I will now show you an application,

a very simple application of the Bertrand model with differentiation.

It's going to be really simple.

But we are going to derive

numbers now because we don't want equations anymore, we want numbers.

And then, in the segment after this one,

we're going to plug these numbers into the game and I will show

you amazing things about the interaction and competition of firms.

We'll get right into the heart of the competition

and collusion problems in today's competition in business.

So, let's start with the application.

I'm giving you two demand functions that

resemble the demand functions I gave you before, totally symmetric.

Now, instead of a, we have 10,

and instead of d,

we have minus two,

and as I told you,

d has to be more than one there in order for the model to make sense.

We have the semantic functions.

And then, assume that the cost is just one,

simple number we can get.

So, we have this setting now which is exactly the previous setting.

As I said, with simple numbers,

and let's solve it.

We have to calculate the reaction function, so if you want,

you can go to the previous segment and take the formulas and replace the numbers.

If you want for practice,

to solve it from the beginning,

that will also be a good thing to do.

So, if you do that, you're going to take these reaction functions.

Again, as you can see,

they are solved with the choice variable of the second firm because soon,

we're going to graph them and who will need that.

And as I have these two reaction functions,

I can solve them with respect to each other as a two-by-two simultaneous linear system.

This would be very easy for you to do, I guess.

And once you do that,

you get that the prices should be equal.

That's reasonable because the model is symmetric,

you shouldn't expect to get different prices.

So, price is four,

if they compete according to Bertrand,

and then the quantities will be six,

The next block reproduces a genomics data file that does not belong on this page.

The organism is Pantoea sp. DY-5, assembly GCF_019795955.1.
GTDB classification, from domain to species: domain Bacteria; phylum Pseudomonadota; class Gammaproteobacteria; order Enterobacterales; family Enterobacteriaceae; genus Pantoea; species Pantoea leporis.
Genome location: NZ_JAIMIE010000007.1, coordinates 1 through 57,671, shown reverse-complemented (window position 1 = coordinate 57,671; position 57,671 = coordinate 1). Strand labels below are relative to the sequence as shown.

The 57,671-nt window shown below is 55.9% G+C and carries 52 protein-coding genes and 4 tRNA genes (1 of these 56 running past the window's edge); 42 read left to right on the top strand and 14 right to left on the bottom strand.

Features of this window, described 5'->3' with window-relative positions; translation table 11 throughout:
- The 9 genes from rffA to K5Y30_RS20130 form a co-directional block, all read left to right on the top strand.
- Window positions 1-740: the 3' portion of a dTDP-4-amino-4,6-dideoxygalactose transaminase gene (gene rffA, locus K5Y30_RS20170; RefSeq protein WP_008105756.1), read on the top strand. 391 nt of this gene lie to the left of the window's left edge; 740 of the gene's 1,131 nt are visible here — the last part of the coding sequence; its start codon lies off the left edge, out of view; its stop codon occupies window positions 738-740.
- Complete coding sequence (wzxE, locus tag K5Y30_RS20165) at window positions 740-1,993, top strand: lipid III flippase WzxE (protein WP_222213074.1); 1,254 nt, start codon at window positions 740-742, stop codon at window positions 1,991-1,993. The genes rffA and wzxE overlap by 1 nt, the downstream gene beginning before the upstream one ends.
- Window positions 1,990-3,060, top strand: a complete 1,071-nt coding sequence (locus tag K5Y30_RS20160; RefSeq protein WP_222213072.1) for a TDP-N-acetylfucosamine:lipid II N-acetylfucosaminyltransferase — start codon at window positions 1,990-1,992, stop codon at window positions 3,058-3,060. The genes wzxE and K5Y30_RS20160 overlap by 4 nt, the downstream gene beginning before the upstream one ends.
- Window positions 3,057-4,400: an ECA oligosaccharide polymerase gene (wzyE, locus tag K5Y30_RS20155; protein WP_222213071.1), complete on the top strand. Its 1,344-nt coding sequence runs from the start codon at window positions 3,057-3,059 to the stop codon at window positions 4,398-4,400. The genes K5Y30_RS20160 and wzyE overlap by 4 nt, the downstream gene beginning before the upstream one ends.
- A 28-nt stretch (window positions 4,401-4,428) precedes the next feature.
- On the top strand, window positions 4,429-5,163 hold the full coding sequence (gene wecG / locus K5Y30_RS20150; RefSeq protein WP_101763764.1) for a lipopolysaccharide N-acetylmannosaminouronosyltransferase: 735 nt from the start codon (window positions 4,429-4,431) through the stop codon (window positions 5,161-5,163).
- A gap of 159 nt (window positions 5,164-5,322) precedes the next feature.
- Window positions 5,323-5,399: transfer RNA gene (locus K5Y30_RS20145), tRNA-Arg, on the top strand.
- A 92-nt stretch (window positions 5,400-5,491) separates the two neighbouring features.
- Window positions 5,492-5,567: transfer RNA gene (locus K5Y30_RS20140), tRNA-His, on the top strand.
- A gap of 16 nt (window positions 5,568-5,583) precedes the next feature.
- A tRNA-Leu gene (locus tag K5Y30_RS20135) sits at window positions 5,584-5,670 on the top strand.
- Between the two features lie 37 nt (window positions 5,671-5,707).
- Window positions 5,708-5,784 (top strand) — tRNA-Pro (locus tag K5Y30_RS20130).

and then the profits will be 18.

So, these are the numbers that you are going to receive.

After the end of the segment, you will solve it,

and you will verify that these numbers are correct: four, six and 18.

Now, because we would like to compare in the end,

let's assume what would happen if

those two firms do not compete to each other but they act as a single firm.

They act as a unit. They collude,

or in other words, they form a cartel.

This means that once the firms collude,

they have to set a common price.

So p_1 will be equal to p_2,

and let's denote that by p dropping the indexes because we do not need them.

The firm will produce now only one brand because it's a monopolist. It's one brand.

It will go to the market and people will

not really want to understand the differences between the two goods.

So, the two demand curves that we had before,

if we set p_1 equal p and p_2 equal p also,

they will collapse into a single demand curve which here is q equal to 20 minus 2p.

It will be a little more convenient for me to solve

this demand curve with respect to p. This could make my life easier.

So, if I solved it with respect to p and I take this inverse form,

p equals to 10 minus half the quantity,

and we are going to use that in order to form the profit function.

To form the profit function, we need cost.

Cost is one, again, like before,

so the maximization of the profit function now for joined two firms,

jointly, both together as a cartel,

so we maximize the profits and we will yield that we will get that the quantity is 4.5.

Of course, they will limit quantity

because now it's a monopoly, monopolies limit quantities.

Also, increase prices, so we observe now a price of 5.5 more than before,

and the profit is 20.25 which also is more than before

because the reason that firms want to

become monopolies is because they have more profits.

You shouldn't expect anything different here.

So, of course, firms benefit when they collude.

Now, let's see the graph again.

The choice variable of the second firm is on the vertical axis,

choice variable of the first firm is on the horizontal axis,

and from the reaction from one's reaction curve will look like that,

and firm two's reaction curve will look like this.

They will intersect at the positive quartile,

you get the Nash-Bertrand equilibrium at the intersection,

and the two prices will be equal to four as we

saw a few moments ago when we talked about the Bertrand with differentiation.

Now, the collusive outcome will be outside of the reaction functions.

If you recall from the previous lecture in game theory,

we said that the collusion outcome is not best response,

is not the best the two firms can do,

because there is also a cheating case.

If you remember that,

this is exactly what appears in this graph here.

The collusive outcome is not on the optimal response curves.

It's better for both of them but both of them might have an incentive to deviate.

This incentive for deviation,

this cheating potential that there is in such corporations,

is the topic of our last segment for today.

So, stay with us. It's going to be very,

very interesting, and also,

it's going to show you something that we will keep

using in every lecture from now on. Stay with us.